How Historical Experiments Can Improve Scientific Knowledge and Science Education: The Cases of Boiling Water and Electrochemistry
I advance some novel arguments for the use of historical experiments in science education. After distinguishing three different types of historical experiments and their general purposes, I define complementary experiments, which can recover lost scientific knowledge and extend what has been recovered. Complementary experiments can help science education in four major ways: to enrich the factual basis of science teaching; to improve students’ understanding of the nature of science; to foster habits of original and critical inquiry; and to attract students to science through a renewed sense of wonder. I illustrate these claims with my own recent work in historical experiments, in which I reproduced anomalous variations in the boiling point of water reported 200 years ago, and carried out new experimental and theoretical work arising from the replication of some early electrochemical experiments.
KeywordsScience Education Historical Experiment Complementary Experiment Pessimistic Induction Chemistry Textbook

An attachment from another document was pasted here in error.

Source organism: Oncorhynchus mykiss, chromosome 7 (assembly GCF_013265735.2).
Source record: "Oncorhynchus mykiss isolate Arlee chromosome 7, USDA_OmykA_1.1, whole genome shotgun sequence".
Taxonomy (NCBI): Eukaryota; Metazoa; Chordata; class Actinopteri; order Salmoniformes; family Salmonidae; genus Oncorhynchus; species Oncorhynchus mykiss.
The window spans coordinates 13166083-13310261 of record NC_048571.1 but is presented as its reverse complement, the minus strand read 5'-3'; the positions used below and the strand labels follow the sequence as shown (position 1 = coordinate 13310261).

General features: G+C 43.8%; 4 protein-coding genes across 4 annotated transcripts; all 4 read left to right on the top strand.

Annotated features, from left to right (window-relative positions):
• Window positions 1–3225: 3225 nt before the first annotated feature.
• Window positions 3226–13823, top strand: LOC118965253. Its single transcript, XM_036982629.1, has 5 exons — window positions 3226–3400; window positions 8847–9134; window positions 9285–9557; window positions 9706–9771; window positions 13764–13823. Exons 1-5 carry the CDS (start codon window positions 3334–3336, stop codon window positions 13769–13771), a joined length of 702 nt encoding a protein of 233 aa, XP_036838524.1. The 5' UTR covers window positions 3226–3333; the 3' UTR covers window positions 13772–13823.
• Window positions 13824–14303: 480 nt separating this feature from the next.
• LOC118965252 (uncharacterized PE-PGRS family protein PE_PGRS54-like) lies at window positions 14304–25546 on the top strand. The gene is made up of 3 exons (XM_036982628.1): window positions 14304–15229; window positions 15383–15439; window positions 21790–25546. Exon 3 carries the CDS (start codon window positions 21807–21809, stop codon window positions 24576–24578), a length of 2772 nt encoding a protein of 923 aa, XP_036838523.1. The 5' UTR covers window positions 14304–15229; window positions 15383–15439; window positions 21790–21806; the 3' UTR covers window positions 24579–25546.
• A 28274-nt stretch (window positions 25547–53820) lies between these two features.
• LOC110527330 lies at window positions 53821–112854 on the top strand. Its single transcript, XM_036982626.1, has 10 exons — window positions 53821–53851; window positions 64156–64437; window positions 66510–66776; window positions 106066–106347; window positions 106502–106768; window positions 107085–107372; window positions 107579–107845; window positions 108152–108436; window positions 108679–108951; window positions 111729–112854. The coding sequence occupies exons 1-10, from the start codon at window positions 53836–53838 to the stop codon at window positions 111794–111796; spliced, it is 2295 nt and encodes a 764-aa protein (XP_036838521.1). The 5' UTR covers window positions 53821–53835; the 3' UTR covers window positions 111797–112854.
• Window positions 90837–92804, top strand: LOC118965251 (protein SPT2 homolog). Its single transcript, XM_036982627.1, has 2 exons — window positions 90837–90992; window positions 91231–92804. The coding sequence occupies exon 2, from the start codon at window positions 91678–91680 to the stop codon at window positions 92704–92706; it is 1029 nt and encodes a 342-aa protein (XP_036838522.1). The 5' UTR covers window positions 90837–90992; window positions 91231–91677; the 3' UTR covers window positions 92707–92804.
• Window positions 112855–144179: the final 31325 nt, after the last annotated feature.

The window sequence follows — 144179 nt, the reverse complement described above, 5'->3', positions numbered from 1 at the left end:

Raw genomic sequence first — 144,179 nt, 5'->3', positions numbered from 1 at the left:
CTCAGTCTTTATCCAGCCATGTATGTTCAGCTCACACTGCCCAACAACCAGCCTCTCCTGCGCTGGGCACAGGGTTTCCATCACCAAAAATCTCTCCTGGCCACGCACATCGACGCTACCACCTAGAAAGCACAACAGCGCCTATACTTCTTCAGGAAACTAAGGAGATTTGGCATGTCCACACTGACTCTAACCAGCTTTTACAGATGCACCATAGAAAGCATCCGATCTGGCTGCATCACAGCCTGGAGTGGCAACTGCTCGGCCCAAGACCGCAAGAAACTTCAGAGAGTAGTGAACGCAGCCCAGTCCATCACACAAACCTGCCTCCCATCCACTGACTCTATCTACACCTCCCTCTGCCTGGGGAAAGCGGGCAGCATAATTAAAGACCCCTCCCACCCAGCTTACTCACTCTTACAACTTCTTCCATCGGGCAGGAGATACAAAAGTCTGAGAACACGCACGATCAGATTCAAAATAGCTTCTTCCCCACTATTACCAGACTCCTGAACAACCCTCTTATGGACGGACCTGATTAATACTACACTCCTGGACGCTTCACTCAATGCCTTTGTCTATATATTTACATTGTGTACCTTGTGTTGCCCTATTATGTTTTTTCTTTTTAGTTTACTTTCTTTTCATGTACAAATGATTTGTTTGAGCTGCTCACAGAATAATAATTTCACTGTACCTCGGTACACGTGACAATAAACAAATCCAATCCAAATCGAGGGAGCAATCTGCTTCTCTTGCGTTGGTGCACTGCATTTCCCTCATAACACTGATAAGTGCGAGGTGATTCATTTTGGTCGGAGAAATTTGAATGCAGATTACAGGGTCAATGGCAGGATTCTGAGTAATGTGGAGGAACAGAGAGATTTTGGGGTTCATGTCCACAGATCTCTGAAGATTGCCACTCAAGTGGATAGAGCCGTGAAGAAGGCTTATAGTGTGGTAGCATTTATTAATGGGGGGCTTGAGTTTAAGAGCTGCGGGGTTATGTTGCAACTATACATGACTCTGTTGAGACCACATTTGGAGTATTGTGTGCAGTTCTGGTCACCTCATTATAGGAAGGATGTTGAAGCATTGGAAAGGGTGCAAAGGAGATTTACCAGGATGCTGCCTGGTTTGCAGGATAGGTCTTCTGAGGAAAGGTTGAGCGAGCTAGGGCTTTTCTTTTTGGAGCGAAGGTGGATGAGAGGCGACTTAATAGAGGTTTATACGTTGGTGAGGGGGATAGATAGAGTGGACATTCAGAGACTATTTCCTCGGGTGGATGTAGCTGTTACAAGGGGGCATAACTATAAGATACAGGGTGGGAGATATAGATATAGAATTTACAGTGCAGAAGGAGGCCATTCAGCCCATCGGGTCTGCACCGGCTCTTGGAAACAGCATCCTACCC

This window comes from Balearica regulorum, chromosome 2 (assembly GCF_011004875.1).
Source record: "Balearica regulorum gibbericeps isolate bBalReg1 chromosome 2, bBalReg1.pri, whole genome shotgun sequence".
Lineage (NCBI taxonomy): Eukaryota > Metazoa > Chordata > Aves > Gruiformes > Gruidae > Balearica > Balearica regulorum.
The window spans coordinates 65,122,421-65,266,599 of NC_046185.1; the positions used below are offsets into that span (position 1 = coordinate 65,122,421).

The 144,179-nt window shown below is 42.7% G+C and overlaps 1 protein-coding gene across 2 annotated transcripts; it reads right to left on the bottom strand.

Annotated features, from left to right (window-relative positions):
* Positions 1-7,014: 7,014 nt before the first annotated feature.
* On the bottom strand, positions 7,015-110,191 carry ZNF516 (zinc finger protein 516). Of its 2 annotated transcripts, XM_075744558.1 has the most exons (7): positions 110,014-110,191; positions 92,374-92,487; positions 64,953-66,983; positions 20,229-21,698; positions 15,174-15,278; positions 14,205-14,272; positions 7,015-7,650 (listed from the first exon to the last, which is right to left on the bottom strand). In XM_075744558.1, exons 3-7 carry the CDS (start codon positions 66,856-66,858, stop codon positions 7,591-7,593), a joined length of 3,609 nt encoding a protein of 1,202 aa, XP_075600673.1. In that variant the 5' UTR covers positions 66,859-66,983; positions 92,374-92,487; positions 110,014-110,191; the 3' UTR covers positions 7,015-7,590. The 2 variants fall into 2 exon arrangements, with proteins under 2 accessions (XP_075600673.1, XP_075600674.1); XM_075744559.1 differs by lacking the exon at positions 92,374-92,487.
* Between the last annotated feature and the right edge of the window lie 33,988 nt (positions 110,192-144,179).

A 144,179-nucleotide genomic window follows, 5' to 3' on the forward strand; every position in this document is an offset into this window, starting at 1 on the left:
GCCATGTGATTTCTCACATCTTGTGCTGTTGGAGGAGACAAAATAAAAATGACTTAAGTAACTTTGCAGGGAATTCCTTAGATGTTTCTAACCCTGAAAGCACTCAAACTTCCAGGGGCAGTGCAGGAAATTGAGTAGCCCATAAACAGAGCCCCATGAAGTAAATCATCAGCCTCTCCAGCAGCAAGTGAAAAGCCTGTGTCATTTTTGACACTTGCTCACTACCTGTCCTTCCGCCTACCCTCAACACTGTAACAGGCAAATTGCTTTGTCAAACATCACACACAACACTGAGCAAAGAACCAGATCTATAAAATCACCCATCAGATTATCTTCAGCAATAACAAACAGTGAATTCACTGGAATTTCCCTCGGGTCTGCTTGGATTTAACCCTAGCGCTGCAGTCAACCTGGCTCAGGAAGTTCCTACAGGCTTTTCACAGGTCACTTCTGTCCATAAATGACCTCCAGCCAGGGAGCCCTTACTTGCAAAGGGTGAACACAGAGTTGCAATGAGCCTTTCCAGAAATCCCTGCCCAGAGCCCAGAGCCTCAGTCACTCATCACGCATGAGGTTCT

For their invaluable and generous help with the experimental work reported here, I would like to thank Daren Caruana, Andrea Sella, Rosie Coates, Crosby Medley and many others in the Department of Chemistry at University College London; I am also grateful to the Leverhulme Trust and the ESRC for their research grants. This paper would not have been written if it had not been for Ismo Koponen’s kind invitation to the Nordic Symposium in 2009, and for his gentle persistence in urging me to prepare a written version for publication in this special issue. I also thank him and various other participants in the symposium for their helpful comments and kind enthusiasm. I thank Michael Matthews and the three anonymous reviewers of this paper, who gave vital criticism and encouragement on the previous version of the manuscript. I would also like to thank Jed Buchwald, Elizabeth Cavicchi, Douglas Allchin, Peter Heering, and Jenny Rampling for their help, advice and encouragement over the years, which have fed into this paper in various ways. Gerald Holton has taught me more relevant things than I can list or even discern, so I will simply record a big “thank you” here.
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